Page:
Non-verbal Cues That Get People Talking

8 months ago

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Being a good listener builds more meaningful relationships and helps people feel
comfortable talking to you. Using tools like active listening and empathy can help, but
there is one tool that makes a huge impact over them all…non-verbal cues.
Non-verbal communication makes up most of the back and forth that people engage in
when they are talking. Non-verbal communication is subtle and influences people
without them knowing it. Skilled non-verbal communication can make a big impact on
the dynamics of a conversation and make listening easier.
Examples of non-verbal communication
 Facial Expressions
 Tone of voice
 Personal Space
 Voice inflections
Used together, non-verbal cues can encourage deep and dynamic conversations that
bring people closer together. They can also help you listen better and be heard. Here’s
how-
Facial expressions- Your facial expressions, including eye contact, speak louder than
your words. When someone is speaking, they can read your face. Your expressions will
reflect your reactions to what they are saying. Empathy, concern, and acceptance will
resonate as easily as disbelief, rejection, or confusion.
Keep your facial expressions soft and hold the speaker’s gaze. Avoid furrowing your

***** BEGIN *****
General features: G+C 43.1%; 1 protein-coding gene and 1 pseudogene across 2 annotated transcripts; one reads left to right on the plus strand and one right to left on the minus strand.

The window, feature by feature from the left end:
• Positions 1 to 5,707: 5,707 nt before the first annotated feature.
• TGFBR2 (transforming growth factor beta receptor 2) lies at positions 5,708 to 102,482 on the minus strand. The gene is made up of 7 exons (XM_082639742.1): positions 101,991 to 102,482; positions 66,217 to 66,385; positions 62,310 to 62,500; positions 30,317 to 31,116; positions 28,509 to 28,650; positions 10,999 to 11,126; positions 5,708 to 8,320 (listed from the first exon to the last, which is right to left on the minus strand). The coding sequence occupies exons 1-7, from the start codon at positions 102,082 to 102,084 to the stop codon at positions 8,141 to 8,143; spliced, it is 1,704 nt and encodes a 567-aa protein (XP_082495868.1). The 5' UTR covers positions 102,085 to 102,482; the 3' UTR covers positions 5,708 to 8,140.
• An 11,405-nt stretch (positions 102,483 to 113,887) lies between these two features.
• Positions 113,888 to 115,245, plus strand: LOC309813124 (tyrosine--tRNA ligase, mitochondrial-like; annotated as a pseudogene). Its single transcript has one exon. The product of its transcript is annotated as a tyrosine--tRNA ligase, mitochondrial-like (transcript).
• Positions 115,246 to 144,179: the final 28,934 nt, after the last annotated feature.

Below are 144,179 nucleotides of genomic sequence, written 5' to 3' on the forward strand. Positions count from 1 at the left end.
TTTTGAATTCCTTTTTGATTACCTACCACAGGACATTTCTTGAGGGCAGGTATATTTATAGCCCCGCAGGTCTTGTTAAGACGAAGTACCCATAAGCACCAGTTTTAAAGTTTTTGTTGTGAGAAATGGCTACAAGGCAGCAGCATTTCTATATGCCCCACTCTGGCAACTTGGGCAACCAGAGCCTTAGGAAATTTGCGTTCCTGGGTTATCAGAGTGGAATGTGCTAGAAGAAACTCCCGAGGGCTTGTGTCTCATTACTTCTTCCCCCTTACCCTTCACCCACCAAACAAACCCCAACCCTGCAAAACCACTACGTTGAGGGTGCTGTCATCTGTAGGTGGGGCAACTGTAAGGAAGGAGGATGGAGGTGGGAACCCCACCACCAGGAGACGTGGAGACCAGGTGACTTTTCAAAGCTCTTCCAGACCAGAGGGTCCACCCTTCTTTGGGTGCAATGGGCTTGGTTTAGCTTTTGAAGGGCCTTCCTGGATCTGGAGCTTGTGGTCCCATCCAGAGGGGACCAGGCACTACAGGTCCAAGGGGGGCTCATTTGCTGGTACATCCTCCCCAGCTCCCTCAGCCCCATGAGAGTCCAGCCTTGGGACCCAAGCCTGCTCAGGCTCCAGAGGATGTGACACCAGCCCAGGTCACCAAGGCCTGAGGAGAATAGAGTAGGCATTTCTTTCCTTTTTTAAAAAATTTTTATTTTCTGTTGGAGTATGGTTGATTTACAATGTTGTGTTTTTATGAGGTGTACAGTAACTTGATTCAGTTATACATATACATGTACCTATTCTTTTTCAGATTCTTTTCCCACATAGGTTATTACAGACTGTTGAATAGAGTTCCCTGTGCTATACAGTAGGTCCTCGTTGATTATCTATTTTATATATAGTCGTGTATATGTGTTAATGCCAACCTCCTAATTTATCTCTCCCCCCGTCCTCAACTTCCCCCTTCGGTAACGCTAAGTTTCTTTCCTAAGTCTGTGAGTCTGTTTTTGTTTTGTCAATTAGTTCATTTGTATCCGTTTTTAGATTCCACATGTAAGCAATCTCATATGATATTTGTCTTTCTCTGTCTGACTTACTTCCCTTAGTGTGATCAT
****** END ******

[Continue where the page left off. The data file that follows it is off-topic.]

brow or looking away as that indicates distrust and/or disinterest. If you are confused,
simply ask a clarifying question to close any gaps. Great listeners can use their facial
expressions to enhance the experience for the speaker and help them feel understood
and accepted.
Tone of voice- Your tone should always match the mood and sentiment of how you
feel. Good listeners use their tone to draw people in and feel safe and heard. Tone of
voice should be absent of sarcasm or judgement and reflect kindness, concern, and
acceptance.
Personal space- Personal space bubbles are a real thing. Everyone has a comfort
zone for how close they want to be to someone else. Great listeners show their interest
in what someone is saying by reducing or nearly eliminating their personal space

bubble. Leaning in toward someone is a non-verbal cue that you are interested in what
is being said. Also, when appropriate, gentle touch on the arm, knee, or shoulder can
also indicate care or concern. While culturally there may be variances on personal
space, most positive communication includes reducing personal space.
Voice inflections- Though using your voice is considered being verbal, inflections are
different than speaking. Using supportive statements like “umm hmm”, “I see”, or
nodding all indicate care and agreement. This is a non-verbal way of letting someone
know you are paying close attention to what they are saying. These small utterances
help people feel heard and understood and promote positive and rewarding
communication.
Being a good listener is vital to build relationships and show up for people when they
need you most. Using non-verbal cues enhances your listening skills and makes a big
impact on the people you are speaking with. Developing healthy non-verbal cues and
paying attention to how you use them will help you have powerful conversations.

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